Schumer’s original letter to DOT Secretary Foxx and FEMA Administrator Fugate appears below.

Dear Secretary Foxx & Administrator Fugate:

I want to thank both of you for your continued efforts to help the New York and New Jersey region recover from Hurricane Sandy. Through your combined efforts, as well as those of countless others, there are a number of repair, restoration, and resiliency projects currently underway throughout the region. However, the recovery is not yet over and recently some additional damage to infrastructure, specifically in our region's transit and rail systems, has been discovered.

Furthermore, as transit and rail agencies continue to settle with their insurers, they have discovered shortfalls between what is needed to repair critical infrastructure and what the insurance company have been willing to pay out. One of those recently discovered insurance shortfall issues, and perhaps the most critical, is the gap in funding available to repair the East River Tunnels. 

As you know, the East River Tunnels are vital to the New York State and regional economies. They link New York's Penn Station with destinations north and east including Amtrak's service to Boston as well as all of the Long Island Rail Road's (LIRR) service and they provide a vital connection for New Jersey Transit (NJT) trains to access Sunnyside Yards. The tunnels have become a critical part of the transportation system in the New York metro area and now carry close to 300,000 passengers daily. Despite being owned by Amtrak they are a shared regional asset and provide invaluable service to both the railroad and major regional transit agencies. During Hurricane Sandy, two of the four tubes under the East River were badly damaged and are in desperate need of immediate repairs. Amtrak has planned an aggressive schedule to repair these tunnels and has worked with the MTA to ensure that they work is done in concert with the needed work for the East Side Access project in order to minimize delays, congestion, and the impact on commuters. 

Unfortunately, a recent preliminary decision by the U.S. District Court to cap Amtrak's insurance settlement could delay Amtrak's repair plans and subsequently put the project schedules for both East Side Access and the East River Tunnel repairs in jeopardy. Specifically, the District Court's ruling would leave Amtrak roughly $550 million short of the necessary funds for the repair work. This shortfall could cause Amtrak to delay their project for a number of years until the appeal process can be resolved. As result of that delay by Amtrak, the coordinated schedule developed with the MTA for East Side Access work would also need to be delayed. Furthermore, the delay in repairs to the East River tunnels could lead to increasingly frequent service outages and lengthy delays in the tunnels themselves, which could be hugely detrimental to the LIRR, the MTA, and NJT. This is simply unacceptable, both projects –the repair of the East River Tubes and the East Side Access project— are simply too important to Long Island, NYC, New Jersey and all of the New York metro region to be placed into jeopardy.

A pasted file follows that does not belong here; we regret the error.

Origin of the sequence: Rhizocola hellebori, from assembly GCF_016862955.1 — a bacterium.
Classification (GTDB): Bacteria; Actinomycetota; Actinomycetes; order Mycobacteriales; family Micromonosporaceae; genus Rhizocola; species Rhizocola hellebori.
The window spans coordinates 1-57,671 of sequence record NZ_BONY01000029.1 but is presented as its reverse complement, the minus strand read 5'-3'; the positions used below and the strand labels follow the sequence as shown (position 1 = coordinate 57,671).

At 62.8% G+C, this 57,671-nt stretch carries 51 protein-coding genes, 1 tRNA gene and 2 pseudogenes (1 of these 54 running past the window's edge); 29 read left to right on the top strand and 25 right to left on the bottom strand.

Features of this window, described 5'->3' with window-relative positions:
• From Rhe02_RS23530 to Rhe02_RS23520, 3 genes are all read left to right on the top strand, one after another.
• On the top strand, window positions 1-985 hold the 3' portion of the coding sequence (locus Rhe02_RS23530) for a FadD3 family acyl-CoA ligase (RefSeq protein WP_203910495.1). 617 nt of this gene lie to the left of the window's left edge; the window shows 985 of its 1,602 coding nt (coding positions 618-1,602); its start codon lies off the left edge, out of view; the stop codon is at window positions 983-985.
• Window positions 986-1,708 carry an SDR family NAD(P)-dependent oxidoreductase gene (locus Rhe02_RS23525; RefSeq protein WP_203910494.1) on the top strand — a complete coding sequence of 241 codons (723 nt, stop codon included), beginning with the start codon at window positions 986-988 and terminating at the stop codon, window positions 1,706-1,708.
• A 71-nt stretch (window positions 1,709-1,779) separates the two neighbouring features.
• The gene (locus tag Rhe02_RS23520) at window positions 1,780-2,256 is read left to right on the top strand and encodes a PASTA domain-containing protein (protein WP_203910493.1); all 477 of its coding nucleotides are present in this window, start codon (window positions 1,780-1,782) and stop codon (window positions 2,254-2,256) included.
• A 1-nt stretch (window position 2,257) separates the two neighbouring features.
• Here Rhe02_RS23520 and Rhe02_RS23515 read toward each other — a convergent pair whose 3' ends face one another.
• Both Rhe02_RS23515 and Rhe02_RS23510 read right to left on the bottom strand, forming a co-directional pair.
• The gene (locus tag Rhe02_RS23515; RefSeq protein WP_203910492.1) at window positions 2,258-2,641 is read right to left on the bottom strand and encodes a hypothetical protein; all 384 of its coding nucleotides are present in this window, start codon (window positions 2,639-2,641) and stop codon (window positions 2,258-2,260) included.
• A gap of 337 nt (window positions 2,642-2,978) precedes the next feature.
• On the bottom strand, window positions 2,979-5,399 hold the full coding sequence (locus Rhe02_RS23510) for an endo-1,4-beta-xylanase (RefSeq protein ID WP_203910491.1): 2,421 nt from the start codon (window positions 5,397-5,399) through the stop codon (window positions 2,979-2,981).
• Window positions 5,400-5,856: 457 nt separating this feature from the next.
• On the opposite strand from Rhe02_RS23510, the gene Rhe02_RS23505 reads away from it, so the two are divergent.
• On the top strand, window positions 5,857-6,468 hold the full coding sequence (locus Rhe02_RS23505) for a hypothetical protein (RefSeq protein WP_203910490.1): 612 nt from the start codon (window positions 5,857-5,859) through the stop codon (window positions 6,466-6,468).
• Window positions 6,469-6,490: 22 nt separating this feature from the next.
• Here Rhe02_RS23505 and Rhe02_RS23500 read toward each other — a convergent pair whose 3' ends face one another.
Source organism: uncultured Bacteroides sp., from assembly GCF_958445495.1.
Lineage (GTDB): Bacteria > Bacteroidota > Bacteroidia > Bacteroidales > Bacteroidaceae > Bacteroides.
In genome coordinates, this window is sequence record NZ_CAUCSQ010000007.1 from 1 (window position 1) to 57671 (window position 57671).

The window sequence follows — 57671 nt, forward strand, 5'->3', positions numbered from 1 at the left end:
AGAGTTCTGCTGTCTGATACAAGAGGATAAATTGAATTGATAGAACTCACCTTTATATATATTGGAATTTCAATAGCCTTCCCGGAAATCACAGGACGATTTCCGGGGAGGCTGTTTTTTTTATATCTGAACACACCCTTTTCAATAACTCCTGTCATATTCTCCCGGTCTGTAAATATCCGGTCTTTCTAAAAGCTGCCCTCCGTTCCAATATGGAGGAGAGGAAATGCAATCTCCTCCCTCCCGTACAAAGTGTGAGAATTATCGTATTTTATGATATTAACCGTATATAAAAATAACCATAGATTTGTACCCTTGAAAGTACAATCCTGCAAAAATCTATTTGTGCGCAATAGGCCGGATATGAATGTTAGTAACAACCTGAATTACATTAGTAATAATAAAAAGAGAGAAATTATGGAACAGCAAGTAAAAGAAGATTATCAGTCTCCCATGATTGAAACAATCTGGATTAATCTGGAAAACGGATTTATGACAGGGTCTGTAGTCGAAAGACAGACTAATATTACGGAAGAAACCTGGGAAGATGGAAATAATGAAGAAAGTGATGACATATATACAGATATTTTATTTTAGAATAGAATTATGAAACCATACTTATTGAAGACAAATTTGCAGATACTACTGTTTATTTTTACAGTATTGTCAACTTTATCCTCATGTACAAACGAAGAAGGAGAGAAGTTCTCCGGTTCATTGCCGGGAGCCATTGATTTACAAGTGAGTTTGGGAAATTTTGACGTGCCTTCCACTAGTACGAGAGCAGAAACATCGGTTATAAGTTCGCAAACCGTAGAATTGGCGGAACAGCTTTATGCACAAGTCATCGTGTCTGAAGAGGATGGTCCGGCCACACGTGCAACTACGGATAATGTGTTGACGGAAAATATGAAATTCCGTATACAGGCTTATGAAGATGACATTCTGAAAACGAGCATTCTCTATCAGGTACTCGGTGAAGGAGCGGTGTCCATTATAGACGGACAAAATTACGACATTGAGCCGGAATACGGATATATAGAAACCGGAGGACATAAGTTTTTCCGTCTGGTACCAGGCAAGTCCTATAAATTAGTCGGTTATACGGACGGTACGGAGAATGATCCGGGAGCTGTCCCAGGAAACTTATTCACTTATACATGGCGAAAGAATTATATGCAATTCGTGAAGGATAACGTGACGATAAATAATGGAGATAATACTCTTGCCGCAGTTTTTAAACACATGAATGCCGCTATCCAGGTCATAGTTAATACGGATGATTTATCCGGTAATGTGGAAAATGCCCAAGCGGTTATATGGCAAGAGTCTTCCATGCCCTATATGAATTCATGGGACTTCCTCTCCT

Therefore, I urge you to work closely to quickly release the necessary funds to cover Amtrak's shortfall from the unobligated Sandy Relief funds currently being held at FTA as well as from other sources of FEMA storm recovery funds available so that their East River Tunnel repair project and East Side Access can move forward as planned. Following Hurricane Sandy, I worked with my colleagues in Congress to pass the Hurricane Sandy relief bill that included over $60 billion in federal funds to help the New York and New Jersey area recover from this devastating storm. Currently, the Federal Transit Administration (FTA) is still holding over $800 million in Hurricane Sandy relief funds that it has said should be used to cover latent damage and insurance shortfalls, such as the one recently incurred by Amtrak. In addition, I understand that FEMA has been in contact with USDOT about additional FEMA resources that could be used to help cover other shortfalls or latent damage that might become evident in the months to come.

Therefore, I urge your two agencies to work closely to ensure that needed funds are made available to help offset Amtrak's insurance shortfall and ensure the East River Tunnel work moves forward as planned. Moreover, if other damage is discovered or insurance shortfalls occur throughout our regional transit and rail system, those issues should also be addressed in a timely manner. By releasing some of these held over Sandy Funds, or where appropriate, other sources of FEMA funds, to Amtrak and their regional transit partners your agencies can not only ensure a timely repair of the East River tubes, but can also help protect the important project schedule of East Side Access, which is vital to Long Island commuters. 

I appreciate your attention to this issue, should you need any further information please do not hesitate to contact my office. 


U.S. Senator Charles E. Schumer